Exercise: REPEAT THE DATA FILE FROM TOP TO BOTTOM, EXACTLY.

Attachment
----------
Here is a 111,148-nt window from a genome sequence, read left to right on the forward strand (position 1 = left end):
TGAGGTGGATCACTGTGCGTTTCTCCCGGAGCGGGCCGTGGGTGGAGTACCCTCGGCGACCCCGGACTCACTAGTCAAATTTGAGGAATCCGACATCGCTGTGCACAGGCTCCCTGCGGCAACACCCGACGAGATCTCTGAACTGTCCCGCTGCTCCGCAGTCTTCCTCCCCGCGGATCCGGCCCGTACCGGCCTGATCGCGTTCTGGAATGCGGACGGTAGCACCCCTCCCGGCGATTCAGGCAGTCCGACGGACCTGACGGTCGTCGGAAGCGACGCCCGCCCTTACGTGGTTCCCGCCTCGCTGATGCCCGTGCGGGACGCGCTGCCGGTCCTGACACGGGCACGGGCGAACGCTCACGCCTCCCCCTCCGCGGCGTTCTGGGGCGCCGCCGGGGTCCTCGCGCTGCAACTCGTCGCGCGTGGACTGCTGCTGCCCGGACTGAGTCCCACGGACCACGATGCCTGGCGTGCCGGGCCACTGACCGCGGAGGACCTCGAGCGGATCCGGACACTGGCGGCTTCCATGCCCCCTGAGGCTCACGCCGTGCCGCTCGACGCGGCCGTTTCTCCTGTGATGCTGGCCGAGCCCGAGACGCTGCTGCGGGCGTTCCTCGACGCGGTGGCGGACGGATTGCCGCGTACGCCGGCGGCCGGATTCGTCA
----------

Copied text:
Here is a 111,148-nt window from a genome sequence, read left to right on the forward strand (position 1 = left end):
TGAGGTGGATCACTGTGCGTTTCTCCCGGAGCGGGCCGTGGGTGGAGTACCCTCGGCGACCCCGGACTCACTAGTCAAATTTGAGGAATCCGACATCGCTGTGCACAGGCTCCCTGCGGCAACACCCGACGAGATCTCTGAACTGTCCCGCTGCTCCGCAGTCTTCCTCCCCGCGGATCCGGCCCGTACCGGCCTGATCGCGTTCTGGAATGCGGACGGTAGCACCCCTCCCGGCGATTCAGGCAGTCCGACGGACCTGACGGTCGTCGGAAGCGACGCCCGCCCTTACGTGGTTCCCGCCTCGCTGATGCCCGTGCGGGACGCGCTGCCGGTCCTGACACGGGCACGGGCGAACGCTCACGCCTCCCCCTCCGCGGCGTTCTGGGGCGCCGCCGGGGTCCTCGCGCTGCAACTCGTCGCGCGTGGACTGCTGCTGCCCGGACTGAGTCCCACGGACCACGATGCCTGGCGTGCCGGGCCACTGACCGCGGAGGACCTCGAGCGGATCCGGACACTGGCGGCTTCCATGCCCCCTGAGGCTCACGCCGTGCCGCTCGACGCGGCCGTTTCTCCTGTGATGCTGGCCGAGCCCGAGACGCTGCTGCGGGCGTTCCTCGACGCGGTGGCGGACGGATTGCCGCGTACGCCGGCGGCCGGATTCGTCA